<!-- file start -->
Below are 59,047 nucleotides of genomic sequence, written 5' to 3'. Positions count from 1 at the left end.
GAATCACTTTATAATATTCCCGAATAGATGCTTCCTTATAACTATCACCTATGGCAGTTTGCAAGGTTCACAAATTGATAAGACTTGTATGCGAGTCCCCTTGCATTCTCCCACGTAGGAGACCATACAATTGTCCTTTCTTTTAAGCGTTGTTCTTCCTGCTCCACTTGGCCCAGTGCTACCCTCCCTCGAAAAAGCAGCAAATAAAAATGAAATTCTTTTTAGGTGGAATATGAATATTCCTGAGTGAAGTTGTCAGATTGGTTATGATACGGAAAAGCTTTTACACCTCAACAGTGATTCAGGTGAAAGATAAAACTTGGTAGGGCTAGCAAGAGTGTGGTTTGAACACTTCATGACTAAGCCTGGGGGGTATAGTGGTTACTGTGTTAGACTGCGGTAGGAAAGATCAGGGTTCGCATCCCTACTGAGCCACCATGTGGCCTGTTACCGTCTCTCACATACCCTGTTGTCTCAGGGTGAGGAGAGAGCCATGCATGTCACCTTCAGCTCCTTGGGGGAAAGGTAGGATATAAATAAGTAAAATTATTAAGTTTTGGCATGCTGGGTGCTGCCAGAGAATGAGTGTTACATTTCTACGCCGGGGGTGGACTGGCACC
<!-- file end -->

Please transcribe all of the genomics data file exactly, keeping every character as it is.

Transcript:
Below are 59,047 nucleotides of genomic sequence, written 5' to 3'. Positions count from 1 at the left end.
GAATCACTTTATAATATTCCCGAATAGATGCTTCCTTATAACTATCACCTATGGCAGTTTGCAAGGTTCACAAATTGATAAGACTTGTATGCGAGTCCCCTTGCATTCTCCCACGTAGGAGACCATACAATTGTCCTTTCTTTTAAGCGTTGTTCTTCCTGCTCCACTTGGCCCAGTGCTACCCTCCCTCGAAAAAGCAGCAAATAAAAATGAAATTCTTTTTAGGTGGAATATGAATATTCCTGAGTGAAGTTGTCAGATTGGTTATGATACGGAAAAGCTTTTACACCTCAACAGTGATTCAGGTGAAAGATAAAACTTGGTAGGGCTAGCAAGAGTGTGGTTTGAACACTTCATGACTAAGCCTGGGGGGTATAGTGGTTACTGTGTTAGACTGCGGTAGGAAAGATCAGGGTTCGCATCCCTACTGAGCCACCATGTGGCCTGTTACCGTCTCTCACATACCCTGTTGTCTCAGGGTGAGGAGAGAGCCATGCATGTCACCTTCAGCTCCTTGGGGGAAAGGTAGGATATAAATAAGTAAAATTATTAAGTTTTGGCATGCTGGGTGCTGCCAGAGAATGAGTGTTACATTTCTACGCCGGGGGTGGACTGGCACC